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Justice Poetry: Readings and Discussion with Claudia Rankine, Dawn Lundy Martin, and Messiah — 2/24/15 *nyc

We have previously extolled the virtues of poet Claudia Rankine and her phenomenal book CITIZEN. Hear her for yourselves!

Public Humanities Initiative Justice Poetry: Readings and Discussion with Claudia Rankine, Dawn Lundy Martin, and Messiah

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Tuesday, February 24
6:15-8:00 PM
Schapiro Center, Davis Auditorium
Columbia University
An evening of justice poetry featuring Claudia Rankine, Dawn Lundy Martin, and Messiah Ramkissoon. Poets read from their new and published works related to issues of justice and discuss the events and experiences that inspired them. Monica Miller, Associate Professor of English at Barnard College, opens the event, and a moderated discussion, led by Columbia School of the Arts professor and poet Timothy Donnelly, and questions from the audience follow the readings. Sponsored by the Heyman Center for the Humanities, The Center for Justice at Columbia University, and the Center for Race, Philosophy, and Social Justice.

Participants (Click on the links for bios)

 

 

 

Claudia Rankine

Poet

Henry G. Lee Professor of English

Pomona College

Claudia Rankine is the author of five collections of poetry: Citizen: An American Lyric (Graywolf Press, 2014); Don’t Let Me Be Lonely: An American Lyric (Graywolf Press, 2004); PLOT (Grove Press, 2001); The End of the Alphabet (Grove Press, 1998); and Nothing in Nature is Private (Cleveland State University Poetry Center, 1995), which received the Cleveland State Poetry Prize.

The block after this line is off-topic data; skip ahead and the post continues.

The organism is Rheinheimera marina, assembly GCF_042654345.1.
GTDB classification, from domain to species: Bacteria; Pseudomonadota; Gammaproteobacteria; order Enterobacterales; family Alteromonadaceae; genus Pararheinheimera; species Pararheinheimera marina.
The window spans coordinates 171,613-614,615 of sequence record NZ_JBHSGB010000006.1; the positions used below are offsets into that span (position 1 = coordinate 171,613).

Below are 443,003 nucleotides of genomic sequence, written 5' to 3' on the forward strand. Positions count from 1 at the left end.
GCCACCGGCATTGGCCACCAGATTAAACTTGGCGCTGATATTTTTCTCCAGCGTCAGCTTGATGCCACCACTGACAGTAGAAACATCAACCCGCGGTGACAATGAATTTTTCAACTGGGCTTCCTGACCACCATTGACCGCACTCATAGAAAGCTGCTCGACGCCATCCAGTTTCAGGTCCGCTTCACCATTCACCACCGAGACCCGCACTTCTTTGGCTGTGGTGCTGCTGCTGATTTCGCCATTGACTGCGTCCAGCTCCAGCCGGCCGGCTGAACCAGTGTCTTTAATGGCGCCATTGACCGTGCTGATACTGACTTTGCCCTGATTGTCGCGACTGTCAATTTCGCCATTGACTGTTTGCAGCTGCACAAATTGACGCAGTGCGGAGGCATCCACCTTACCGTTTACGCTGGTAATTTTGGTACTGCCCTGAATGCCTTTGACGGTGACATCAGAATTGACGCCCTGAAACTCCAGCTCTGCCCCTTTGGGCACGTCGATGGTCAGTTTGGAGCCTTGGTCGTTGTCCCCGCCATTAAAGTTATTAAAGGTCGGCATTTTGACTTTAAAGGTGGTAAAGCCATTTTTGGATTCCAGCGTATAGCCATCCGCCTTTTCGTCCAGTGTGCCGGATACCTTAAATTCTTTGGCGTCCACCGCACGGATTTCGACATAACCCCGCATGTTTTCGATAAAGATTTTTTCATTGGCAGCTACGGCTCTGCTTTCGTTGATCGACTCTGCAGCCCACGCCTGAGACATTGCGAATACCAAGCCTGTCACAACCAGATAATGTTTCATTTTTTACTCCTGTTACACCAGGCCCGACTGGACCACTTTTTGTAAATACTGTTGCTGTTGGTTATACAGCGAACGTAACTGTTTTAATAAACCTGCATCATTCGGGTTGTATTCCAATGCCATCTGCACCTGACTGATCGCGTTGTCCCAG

Rankine has edited numerous anthologies, including American Women Poets in the Twenty-First Century: Where Lyric Meets Language (Wesleyan University Press, 2002) and American Poets in the Twenty-First Century: The New Poetics (Wesleyan University Press, 2007). Her plays include Provenance of Beauty: A South Bronx Travelogue, commissioned by the Foundry Theatre and Existing Conditions, co-authored with Casey Llewellyn. She has also produced a number of videos in collaboration with John Lucas, including “Situation One.”

Of her book Don’t Let Me Be Lonely: An American Lyric, an experimental multi-genre project that blends poetry, essays, and images, poet Robert Creeley said: “Claudia Rankine here manages an extraordinary melding of means to effect the most articulate and moving testament to the bleak times we live in I’ve yet seen. It’s master work in every sense, and altogether her own.”

In 2013, Rankine was elected a Chancellor of the Academy of American Poets. Her honors include fellowships from the Lannan Foundation and the National Endowments for the Arts. In 2005, Rankine was awarded the Academy Fellowship for distinguished poetic achievement by the Academy of American Poets. She is the Henry G. Lee Professor of English at Pomona College.